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Zealot: The Life and Times of Jesus of…
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Zealot: The Life and Times of Jesus of Nazareth (2013)

by Reza Aslan

Other authors: See the other authors section.

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Showing 1-5 of 103 (next | show all)
Can't get enough of that textual criticism and early Christian history. Yeah, I know how that sounds. Nope, I don't care. I'll continue to litter everyone's update feeds with my occasional forays into these topics.

[b:Zealot|17568801|Zealot The Life and Times of Jesus of Nazareth|Reza Aslan|https://d202m5krfqbpi5.cloudfront.net/books/1367929567s/17568801.jpg|24258336] by [a:Reza Aslan|14210|Reza Aslan|https://d202m5krfqbpi5.cloudfront.net/authors/1375702579p2/14210.jpg] got ridiculously popular in a short period of time. I was reading arguments on the internet about its history and sources, hearing occasionally it being touted on popular television shows. It changed lives, or people claimed it did. They used it as an argument for the oft-repeated centurion hypothesis of paternity and other such poorly researched finds. It was inevitable I eventually read it, and lo and behold, the library just happened to have a copy sitting right there.

All in all, I actually enjoyed [b:Zealot|17568801|Zealot The Life and Times of Jesus of Nazareth|Reza Aslan|https://d202m5krfqbpi5.cloudfront.net/books/1367929567s/17568801.jpg|24258336]. I didn't find it as well researched as much of [a:Bart D. Ehrman|643|Bart D. Ehrman|https://d202m5krfqbpi5.cloudfront.net/authors/1237161718p2/643.jpg]'s works, nor as in depth. I nearly stopped reading when he argued that authorship wasn't necessarily worth questioning as people often wrote under other's names to imply they were further espousing their ideas (false) and that there was no definitive concept of history at the time (also false.) The idea that a lot of what was written would be known to be historically inaccurate and was meant as metaphor - that could gain better ground. The other two points though... we really need to excise them from our minds. They are patently untrue, and history just doesn't work that way.

[b:Zealot|17568801|Zealot The Life and Times of Jesus of Nazareth|Reza Aslan|https://d202m5krfqbpi5.cloudfront.net/books/1367929567s/17568801.jpg|24258336] shines not in its early bits, but far far later when his arguments come in about Jesus, his relation to Rome and Paul and James and their arguments for what early Christendom should mean. The book truly shone in the Pauline arguments and James refutation of them. The book would be good reading for anyone interested in Christianity, or simply Christian's themselves. It offers at once a more literal and metaphorical view of what was done, and a more concise view of what Jesus said and meant at the time in which he lived. [a:Bart D. Ehrman|643|Bart D. Ehrman|https://d202m5krfqbpi5.cloudfront.net/authors/1237161718p2/643.jpg]'s works are a better source of textual criticism, but [b:Zealot|17568801|Zealot The Life and Times of Jesus of Nazareth|Reza Aslan|https://d202m5krfqbpi5.cloudfront.net/books/1367929567s/17568801.jpg|24258336] was a better way to get a true feel for the history of the times and just how much the Jews went through during the Roman occupation.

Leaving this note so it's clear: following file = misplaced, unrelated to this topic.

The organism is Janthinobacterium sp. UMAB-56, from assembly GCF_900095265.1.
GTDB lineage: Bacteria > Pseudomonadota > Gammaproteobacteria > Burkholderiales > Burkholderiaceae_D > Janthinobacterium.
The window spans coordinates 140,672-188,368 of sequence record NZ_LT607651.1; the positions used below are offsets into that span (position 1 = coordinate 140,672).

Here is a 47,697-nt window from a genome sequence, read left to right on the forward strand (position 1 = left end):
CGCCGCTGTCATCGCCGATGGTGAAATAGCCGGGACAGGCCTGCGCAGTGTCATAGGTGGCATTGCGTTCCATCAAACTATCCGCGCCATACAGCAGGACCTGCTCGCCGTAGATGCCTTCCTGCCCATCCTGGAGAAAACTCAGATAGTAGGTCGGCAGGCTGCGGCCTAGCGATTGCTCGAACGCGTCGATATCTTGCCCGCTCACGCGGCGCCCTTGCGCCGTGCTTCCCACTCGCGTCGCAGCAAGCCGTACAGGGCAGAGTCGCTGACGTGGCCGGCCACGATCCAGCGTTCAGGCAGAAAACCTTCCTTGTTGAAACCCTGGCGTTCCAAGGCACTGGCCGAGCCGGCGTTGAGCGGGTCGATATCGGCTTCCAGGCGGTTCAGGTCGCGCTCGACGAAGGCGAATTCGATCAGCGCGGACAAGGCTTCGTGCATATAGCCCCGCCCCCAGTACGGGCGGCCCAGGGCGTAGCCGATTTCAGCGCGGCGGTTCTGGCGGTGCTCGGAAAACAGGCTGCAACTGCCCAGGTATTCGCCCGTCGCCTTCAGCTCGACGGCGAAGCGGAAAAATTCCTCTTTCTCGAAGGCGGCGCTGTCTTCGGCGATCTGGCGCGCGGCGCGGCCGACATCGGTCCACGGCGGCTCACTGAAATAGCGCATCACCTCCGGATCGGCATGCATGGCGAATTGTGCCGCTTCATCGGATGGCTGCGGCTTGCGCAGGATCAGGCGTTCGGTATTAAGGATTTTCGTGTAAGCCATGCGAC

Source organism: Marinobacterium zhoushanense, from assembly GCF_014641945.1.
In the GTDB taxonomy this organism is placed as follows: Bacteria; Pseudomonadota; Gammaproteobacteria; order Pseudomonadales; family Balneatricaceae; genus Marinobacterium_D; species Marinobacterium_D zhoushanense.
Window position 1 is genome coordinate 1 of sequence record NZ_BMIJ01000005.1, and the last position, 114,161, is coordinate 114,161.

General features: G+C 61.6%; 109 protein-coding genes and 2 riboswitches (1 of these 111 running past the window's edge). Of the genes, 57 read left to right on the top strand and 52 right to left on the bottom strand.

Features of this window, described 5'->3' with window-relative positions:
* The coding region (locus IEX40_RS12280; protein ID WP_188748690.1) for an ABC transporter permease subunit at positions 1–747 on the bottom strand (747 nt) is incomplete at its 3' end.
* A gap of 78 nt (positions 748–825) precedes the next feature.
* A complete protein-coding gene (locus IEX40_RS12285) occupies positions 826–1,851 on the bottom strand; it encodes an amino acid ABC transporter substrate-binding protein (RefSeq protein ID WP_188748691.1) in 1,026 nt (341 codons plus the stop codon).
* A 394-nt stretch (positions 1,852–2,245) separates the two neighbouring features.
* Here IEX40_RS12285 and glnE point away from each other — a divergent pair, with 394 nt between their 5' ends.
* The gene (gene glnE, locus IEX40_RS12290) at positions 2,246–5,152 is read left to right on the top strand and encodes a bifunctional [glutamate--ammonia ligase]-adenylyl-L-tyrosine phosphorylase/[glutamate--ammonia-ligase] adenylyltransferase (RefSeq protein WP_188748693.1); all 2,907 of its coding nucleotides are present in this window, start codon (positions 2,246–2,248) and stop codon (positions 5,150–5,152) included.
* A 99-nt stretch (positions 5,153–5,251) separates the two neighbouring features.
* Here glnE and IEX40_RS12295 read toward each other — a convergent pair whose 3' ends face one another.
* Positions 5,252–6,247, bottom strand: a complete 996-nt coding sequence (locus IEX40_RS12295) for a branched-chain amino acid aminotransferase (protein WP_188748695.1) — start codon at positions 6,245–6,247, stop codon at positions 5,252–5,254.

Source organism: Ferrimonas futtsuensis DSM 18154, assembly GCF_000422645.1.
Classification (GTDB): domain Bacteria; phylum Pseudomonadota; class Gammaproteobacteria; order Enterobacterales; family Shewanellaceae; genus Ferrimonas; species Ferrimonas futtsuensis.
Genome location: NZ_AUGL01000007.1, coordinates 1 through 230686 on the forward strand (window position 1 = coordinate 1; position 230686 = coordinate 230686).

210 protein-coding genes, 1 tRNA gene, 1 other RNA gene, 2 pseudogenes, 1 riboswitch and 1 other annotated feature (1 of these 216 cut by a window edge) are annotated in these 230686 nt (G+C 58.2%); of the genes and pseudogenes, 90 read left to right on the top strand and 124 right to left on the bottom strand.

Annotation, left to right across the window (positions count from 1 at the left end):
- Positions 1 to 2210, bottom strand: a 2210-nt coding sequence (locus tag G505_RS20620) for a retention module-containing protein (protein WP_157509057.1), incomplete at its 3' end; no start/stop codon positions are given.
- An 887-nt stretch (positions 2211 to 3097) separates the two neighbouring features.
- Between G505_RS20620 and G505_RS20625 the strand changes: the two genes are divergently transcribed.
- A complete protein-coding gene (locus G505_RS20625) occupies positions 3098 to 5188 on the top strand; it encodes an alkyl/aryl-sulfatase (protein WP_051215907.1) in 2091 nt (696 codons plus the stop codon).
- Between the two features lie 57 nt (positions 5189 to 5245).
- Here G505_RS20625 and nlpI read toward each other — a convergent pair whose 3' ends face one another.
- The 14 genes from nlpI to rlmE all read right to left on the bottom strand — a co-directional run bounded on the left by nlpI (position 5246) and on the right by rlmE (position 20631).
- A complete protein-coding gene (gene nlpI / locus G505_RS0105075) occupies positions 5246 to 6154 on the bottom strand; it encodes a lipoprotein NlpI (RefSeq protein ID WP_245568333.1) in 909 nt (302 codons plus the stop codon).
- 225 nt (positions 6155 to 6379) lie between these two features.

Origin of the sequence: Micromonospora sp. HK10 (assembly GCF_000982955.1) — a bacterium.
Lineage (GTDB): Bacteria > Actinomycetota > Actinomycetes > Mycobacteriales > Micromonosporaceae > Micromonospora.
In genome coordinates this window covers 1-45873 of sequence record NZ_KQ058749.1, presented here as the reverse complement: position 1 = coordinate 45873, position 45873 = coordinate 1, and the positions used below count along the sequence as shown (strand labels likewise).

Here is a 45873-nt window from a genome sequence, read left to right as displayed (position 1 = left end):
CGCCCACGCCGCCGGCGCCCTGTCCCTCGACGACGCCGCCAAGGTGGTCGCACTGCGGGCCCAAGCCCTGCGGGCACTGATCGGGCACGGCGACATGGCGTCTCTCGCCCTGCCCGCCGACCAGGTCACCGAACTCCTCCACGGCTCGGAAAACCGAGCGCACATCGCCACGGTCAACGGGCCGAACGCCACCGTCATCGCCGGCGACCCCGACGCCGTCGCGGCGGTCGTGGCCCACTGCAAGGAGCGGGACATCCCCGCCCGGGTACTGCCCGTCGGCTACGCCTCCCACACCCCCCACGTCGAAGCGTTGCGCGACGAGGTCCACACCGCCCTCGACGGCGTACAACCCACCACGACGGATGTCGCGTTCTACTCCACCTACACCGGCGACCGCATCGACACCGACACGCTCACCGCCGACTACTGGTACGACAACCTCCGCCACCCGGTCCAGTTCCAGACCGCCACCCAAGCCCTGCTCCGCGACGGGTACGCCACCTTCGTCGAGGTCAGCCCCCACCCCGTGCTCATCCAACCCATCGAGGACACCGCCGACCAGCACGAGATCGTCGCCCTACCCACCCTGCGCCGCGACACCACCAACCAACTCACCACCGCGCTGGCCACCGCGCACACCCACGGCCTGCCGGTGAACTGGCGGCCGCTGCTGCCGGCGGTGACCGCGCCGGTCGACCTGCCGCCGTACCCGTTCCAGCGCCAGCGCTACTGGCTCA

The two authors, and their respective works, complement one another wonderfully and together offer a more comprehensive understanding of a vast and heated topic. ( )
  Lepophagus | Jun 14, 2018 |
Reza Aslan was born into a Persian family and Islamic faith, but was so enamored of the story of Jesus that he converted briefly to Christianity as a teenager. He eventually returned to Islam, but remained fascinated with Jesus. His book, Zealot, is a nonfiction history that looks at the man, not through the lens of his religious/mythological importance, but rather in the context of his time and place: Israel (or rather, the Roman province of Judea) in the early Common Era.

This is not a hatchet job by a nonbeliever intent on denigrating an important figure of faith. But it will challenge some of the fundamental facts Christians take for granted. For example, Jesus' birth. According to Aslan's research, what the Bible states about a census compelling all to return to the cities of their father's birth (leading Jesus to be born in Bethlehem), would have been completely anomalous among the many Roman censuses. While that doesn't necessarily mean it's not true, it does mean that it is much, much more likely that Jesus was both born and raised in Nazareth. He also places Jesus into context as one of many self-annointed Kings of the Jews in the area at the time, and far from the only one that was crucified by Rome for such a crime.